The Hobbit was author J.R.R Tolkien’s first visit to middle earth, and director Peter Jackson’s fourth. The story features a younger version of Frodo Baggin’s uncle, and tells about his first adventure and how he came into possession of the ring. Unlike the past trilogy, the ring actually plays a rather unimportant role other than being one more tool in Bilbo’s bag of tricks. Instead, the story focuses on Bilbo’s growth from a humble hobbit to a, still humble, heroic saviour of dwarves and slayer of orcs.
Though other critics have complained that the pacing of the movie was too sluggish, Some even calling watching the movie “a chore”, I think The Hobbit does something that movies rarely do anymore: give you time to love the character. If you have no idea what hobbits, and Bilbo particularly, are all about, then you will definitely feel that you have grown up with them your whole life after about 20 minutes of The Hobbit. Actually, this is possibly the best character development I’ve seen in any movie in a long time! Of course, it isn’t to Peter Jackson’s credit as much as it is to JRR Tolkien’s; Peter just did a great job of taking a cue from the book and not rushing into the more “important’ parts of the story. The same goes for the whole world of middle earth. The characters all feel as thought they’ve grown up here. It makes the world both a very believable place and easy place to get lost in for three hours! Even though I was tired, walking out of the theater after midnight, I still felt like I could have had more; It was just such a lovely place to visit.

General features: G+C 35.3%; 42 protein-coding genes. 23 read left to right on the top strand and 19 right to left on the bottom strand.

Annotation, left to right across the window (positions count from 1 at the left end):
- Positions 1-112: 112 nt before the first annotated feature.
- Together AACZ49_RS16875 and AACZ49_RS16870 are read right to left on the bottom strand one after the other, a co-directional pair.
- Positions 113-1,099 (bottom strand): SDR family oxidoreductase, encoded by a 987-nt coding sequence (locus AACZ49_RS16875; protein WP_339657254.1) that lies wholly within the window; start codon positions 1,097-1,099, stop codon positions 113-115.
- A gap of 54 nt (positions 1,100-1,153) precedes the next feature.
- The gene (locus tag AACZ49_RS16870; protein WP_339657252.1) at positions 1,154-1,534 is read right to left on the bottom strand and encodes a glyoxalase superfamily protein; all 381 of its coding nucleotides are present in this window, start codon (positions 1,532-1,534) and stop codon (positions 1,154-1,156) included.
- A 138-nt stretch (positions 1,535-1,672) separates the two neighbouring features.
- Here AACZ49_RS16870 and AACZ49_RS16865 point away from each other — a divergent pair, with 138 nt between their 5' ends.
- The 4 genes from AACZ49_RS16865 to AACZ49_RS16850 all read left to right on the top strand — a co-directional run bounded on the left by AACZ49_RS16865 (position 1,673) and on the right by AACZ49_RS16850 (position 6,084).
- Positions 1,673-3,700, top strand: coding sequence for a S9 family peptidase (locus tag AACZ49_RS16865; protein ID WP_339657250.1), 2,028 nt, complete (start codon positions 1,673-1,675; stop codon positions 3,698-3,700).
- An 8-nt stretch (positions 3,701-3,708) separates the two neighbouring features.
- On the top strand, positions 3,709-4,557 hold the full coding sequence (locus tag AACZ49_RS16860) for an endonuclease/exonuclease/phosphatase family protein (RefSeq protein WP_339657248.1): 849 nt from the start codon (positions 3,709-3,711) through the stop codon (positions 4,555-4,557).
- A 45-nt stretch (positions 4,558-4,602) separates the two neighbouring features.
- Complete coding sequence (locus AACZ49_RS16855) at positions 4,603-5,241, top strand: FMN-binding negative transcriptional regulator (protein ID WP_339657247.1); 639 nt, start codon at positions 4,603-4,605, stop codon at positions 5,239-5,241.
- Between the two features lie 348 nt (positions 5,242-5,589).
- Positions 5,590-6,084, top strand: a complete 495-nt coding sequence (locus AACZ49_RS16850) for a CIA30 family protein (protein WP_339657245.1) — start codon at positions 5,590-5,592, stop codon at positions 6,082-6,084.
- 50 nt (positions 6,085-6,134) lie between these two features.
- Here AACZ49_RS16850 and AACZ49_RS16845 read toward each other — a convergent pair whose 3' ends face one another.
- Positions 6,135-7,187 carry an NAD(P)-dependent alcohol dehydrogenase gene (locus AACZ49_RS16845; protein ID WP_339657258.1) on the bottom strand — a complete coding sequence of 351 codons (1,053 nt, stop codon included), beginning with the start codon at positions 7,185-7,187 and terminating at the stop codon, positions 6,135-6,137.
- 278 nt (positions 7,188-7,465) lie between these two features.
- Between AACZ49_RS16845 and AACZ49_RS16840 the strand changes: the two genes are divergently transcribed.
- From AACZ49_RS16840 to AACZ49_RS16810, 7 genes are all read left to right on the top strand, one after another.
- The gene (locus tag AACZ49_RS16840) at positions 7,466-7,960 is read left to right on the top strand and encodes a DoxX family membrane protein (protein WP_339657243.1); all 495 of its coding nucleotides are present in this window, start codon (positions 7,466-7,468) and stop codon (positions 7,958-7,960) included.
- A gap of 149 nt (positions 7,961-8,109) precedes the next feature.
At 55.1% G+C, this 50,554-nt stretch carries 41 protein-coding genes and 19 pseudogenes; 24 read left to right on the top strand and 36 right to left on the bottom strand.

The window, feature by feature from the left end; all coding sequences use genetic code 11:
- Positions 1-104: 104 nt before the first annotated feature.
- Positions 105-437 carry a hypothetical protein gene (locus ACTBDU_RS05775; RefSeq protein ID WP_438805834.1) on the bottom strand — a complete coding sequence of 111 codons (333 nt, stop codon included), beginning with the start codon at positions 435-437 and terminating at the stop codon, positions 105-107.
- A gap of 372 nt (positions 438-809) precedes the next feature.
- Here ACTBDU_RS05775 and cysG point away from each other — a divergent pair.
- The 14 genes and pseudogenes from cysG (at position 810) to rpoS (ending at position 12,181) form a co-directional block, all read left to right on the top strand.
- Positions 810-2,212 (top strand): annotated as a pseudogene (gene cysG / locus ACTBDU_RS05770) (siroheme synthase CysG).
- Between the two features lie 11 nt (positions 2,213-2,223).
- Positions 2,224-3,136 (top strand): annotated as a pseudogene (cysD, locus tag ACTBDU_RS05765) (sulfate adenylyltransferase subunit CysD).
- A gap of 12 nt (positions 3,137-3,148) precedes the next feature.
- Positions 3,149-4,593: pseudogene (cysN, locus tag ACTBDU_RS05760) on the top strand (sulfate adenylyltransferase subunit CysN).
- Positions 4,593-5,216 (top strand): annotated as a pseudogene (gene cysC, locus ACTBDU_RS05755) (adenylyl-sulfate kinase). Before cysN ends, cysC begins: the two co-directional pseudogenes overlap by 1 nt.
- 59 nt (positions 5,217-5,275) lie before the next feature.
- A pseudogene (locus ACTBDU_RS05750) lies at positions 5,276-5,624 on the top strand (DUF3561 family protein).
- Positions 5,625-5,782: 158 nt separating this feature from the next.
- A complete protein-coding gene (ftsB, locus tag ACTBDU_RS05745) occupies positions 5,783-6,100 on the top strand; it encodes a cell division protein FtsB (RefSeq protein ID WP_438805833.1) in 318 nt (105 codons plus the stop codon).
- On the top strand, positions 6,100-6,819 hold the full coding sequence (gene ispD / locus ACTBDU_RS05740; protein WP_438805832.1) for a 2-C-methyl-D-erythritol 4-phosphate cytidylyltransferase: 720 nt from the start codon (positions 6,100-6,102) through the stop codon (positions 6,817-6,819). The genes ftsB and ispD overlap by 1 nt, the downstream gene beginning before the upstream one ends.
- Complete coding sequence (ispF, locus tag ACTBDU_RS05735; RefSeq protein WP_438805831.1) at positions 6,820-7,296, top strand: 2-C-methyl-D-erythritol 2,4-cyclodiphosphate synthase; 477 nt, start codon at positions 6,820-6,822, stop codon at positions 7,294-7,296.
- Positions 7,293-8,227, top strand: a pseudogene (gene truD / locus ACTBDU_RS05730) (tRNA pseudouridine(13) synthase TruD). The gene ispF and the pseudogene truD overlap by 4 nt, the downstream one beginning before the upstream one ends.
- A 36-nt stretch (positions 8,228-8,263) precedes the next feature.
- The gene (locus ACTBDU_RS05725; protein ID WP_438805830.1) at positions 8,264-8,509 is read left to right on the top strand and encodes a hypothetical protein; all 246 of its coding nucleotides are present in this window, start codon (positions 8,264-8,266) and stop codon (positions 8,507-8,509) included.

The Hobbit’s sets were phenomenal. There is no other way to say it. You get to see the dwarf kingdom in all it’s pre-lord-of-the-rings glory, Rivendell and the shire again, and even the grand forest of Greenwood (a place that is eventually called Mirkwood in the later trilogy). It’s all just eye-candy, but I loved the slow camera pans around these ancient-feeling locales. The Hobbit just looked gorgeous all the from the Shire to the Goblin Kingdom.
Bilbo was a great character. In fact, I think he is–and this may be heresy to some folks–in many ways a much better hero than Frodo was. He was portrayed as quiet, humble and prone to prefer peace to danger and violence, yet also full of more courage and wit that even he is aware of. By the end of The Hobbit, the Bilbo you see has grown into a slightly different kind of hobbit than the one you were introduced to in the beginning. Again, more to Tolkien’s credit than Jackson’s
Highly recommended! 5 out of 5 hobbits agree, although the length may make one late for tea.
Here’s the trailer: